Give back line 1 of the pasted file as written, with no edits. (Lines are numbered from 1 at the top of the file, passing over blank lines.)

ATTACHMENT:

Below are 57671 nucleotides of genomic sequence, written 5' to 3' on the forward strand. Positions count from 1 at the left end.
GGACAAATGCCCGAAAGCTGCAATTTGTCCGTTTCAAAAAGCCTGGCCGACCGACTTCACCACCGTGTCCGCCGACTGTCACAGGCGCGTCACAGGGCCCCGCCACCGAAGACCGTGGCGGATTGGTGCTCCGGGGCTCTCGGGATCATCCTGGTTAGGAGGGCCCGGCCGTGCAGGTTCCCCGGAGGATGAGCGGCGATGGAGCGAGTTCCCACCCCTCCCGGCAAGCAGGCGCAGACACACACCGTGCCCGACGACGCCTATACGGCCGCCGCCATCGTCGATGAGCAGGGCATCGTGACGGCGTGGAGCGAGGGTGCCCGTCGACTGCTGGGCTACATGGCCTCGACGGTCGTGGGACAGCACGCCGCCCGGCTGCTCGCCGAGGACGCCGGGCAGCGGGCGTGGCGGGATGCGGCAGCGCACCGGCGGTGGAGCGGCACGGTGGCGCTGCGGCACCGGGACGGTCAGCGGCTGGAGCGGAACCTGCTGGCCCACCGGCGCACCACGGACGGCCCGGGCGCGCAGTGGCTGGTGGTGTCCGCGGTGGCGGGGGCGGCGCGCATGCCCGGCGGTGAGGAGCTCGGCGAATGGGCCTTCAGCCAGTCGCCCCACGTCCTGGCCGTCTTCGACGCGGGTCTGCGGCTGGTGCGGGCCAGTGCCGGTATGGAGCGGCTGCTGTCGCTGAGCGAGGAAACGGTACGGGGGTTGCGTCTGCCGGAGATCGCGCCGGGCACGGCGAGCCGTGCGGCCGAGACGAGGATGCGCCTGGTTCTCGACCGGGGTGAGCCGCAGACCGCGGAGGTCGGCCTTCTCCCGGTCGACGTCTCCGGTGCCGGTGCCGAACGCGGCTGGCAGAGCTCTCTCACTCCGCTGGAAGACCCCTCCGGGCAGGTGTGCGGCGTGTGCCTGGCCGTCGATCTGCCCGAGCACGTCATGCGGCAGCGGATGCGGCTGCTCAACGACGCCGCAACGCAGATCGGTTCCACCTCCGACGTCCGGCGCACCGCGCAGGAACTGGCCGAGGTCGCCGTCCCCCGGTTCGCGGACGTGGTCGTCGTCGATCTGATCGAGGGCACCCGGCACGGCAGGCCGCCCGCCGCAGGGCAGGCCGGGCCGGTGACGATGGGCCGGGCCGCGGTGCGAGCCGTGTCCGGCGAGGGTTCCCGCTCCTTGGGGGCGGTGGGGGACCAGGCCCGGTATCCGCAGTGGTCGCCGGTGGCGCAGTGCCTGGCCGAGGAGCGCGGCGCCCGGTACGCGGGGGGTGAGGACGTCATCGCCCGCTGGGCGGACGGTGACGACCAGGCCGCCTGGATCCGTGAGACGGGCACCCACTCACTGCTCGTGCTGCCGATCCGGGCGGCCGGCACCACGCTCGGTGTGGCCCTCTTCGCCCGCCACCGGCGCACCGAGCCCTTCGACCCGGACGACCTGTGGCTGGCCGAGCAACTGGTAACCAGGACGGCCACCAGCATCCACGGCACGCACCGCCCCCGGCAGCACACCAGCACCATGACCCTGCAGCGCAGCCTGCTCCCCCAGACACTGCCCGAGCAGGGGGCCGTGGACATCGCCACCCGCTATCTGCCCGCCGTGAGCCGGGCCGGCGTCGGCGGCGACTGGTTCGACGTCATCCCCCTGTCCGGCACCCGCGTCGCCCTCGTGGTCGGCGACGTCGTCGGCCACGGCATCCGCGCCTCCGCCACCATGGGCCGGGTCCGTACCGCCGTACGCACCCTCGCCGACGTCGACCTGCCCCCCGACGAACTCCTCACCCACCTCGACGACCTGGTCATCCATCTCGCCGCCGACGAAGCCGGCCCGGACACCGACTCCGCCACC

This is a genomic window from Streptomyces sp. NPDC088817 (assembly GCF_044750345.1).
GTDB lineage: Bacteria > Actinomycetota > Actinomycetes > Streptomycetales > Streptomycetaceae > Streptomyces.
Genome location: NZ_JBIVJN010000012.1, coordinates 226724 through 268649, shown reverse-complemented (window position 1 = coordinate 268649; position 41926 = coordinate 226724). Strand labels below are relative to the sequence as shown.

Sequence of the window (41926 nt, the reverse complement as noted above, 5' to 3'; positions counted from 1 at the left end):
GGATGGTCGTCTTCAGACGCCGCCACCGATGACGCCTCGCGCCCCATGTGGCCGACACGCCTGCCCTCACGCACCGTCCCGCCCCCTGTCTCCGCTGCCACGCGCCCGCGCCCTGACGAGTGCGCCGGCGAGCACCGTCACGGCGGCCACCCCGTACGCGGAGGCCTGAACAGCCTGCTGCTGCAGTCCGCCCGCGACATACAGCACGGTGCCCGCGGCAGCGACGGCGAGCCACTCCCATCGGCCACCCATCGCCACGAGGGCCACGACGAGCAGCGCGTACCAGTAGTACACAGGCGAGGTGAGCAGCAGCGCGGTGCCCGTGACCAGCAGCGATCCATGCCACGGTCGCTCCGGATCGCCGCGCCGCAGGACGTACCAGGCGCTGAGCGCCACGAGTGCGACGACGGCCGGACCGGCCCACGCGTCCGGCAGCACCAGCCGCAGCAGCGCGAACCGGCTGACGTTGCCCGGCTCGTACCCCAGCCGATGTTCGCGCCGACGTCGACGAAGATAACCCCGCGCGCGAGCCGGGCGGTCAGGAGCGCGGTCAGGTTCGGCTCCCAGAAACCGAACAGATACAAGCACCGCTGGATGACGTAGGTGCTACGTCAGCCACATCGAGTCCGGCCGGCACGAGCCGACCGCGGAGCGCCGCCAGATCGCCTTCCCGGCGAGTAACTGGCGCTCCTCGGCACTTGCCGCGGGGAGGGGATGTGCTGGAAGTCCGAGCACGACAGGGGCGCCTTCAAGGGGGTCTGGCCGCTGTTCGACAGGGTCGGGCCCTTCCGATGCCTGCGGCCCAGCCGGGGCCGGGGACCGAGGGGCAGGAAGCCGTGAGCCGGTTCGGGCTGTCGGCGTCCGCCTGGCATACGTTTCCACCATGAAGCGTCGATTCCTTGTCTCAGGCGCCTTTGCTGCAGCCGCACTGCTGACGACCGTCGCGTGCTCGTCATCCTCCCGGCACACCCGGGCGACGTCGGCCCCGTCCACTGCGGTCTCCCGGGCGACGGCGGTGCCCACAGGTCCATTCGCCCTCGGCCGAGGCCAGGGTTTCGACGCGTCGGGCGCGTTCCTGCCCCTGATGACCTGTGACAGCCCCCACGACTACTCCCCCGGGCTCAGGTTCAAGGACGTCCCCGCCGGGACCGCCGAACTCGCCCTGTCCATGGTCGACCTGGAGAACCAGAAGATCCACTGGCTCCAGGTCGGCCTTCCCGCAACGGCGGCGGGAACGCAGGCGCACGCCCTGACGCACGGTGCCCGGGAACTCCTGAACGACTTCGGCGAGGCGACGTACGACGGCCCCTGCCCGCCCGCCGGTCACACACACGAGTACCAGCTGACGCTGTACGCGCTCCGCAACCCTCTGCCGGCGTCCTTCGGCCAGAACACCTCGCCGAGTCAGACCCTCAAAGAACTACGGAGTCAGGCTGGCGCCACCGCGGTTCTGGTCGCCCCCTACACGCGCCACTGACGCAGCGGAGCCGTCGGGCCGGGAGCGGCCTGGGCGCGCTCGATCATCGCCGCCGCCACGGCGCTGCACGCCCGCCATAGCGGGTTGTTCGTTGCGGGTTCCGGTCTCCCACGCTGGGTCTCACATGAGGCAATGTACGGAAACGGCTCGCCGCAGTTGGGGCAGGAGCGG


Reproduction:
Below are 57671 nucleotides of genomic sequence, written 5' to 3' on the forward strand. Positions count from 1 at the left end.